Many times, you don’t need to give an employee a reason for termination. It’s such a personal blow, however, that it’s natural to want to make it easier on the employee personally. In some cases, you can simply say, “We no longer need your services.” Be careful about saying something like, “We’re reducing staff.” If you fill the employee’s position, you’ll be caught in a lie. Other employees, your customers and your vendors might hear that you’re reducing staff and this can cause a panic or present a poor company culture.
You might want to issue a terminated employee his/her final paycheck, prorated to the day they’re being terminate. You might have other HR-related paperwork that needs to be filled out.
You also might need to cancel computer passwords, so meet with IT to arrange that they can turn off passwords while the employee is in the separation. Employees might complain that they want to delete personal emails on their computers, but the company owns the computer and you might have the legal right to keep the employee locked out. Allowing an employee to access a company computer after being fired increases the possibility that they might delete important files, forward valuable documents to their personal email or send a negative blast email to co-workers or clients.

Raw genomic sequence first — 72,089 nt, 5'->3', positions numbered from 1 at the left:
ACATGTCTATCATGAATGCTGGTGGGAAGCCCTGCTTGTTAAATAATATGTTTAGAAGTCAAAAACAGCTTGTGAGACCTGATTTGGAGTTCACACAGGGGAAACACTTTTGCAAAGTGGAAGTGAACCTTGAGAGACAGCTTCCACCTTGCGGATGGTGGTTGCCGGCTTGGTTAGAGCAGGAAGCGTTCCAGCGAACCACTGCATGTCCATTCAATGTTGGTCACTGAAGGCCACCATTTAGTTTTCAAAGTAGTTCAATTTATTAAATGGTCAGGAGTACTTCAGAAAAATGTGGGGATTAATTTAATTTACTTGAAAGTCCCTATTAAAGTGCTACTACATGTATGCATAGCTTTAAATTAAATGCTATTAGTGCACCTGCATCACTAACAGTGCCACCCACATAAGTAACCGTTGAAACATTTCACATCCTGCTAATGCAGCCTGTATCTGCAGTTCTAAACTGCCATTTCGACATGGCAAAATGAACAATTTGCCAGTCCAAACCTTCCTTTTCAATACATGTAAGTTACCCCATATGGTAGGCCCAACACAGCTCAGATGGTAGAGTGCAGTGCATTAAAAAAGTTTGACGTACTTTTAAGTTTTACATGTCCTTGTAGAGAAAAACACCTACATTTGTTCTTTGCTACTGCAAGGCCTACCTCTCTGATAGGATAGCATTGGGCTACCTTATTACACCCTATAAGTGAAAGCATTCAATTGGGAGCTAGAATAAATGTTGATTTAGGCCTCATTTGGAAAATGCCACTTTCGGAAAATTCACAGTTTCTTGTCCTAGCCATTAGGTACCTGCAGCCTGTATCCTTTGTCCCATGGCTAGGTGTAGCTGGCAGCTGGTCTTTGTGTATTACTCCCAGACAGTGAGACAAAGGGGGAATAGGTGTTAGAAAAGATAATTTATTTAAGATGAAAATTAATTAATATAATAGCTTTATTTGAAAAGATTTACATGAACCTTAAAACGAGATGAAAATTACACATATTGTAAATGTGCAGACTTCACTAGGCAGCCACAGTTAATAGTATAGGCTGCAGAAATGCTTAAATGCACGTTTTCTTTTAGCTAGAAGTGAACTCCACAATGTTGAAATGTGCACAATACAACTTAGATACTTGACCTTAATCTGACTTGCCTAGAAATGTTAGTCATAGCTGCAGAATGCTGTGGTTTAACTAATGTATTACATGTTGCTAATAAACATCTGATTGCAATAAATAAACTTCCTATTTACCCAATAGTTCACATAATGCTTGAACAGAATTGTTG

The only thing more humiliating than being fired is being escorted out of the office in front of coworkers. This is so important, however, that it’s done all the way to the White House. You can allow the employee to retrieve personal items from their office, such as a jacket, pictures, cell phone and brief case, but you should probably keep the employee from sitting at their desk and using his computer.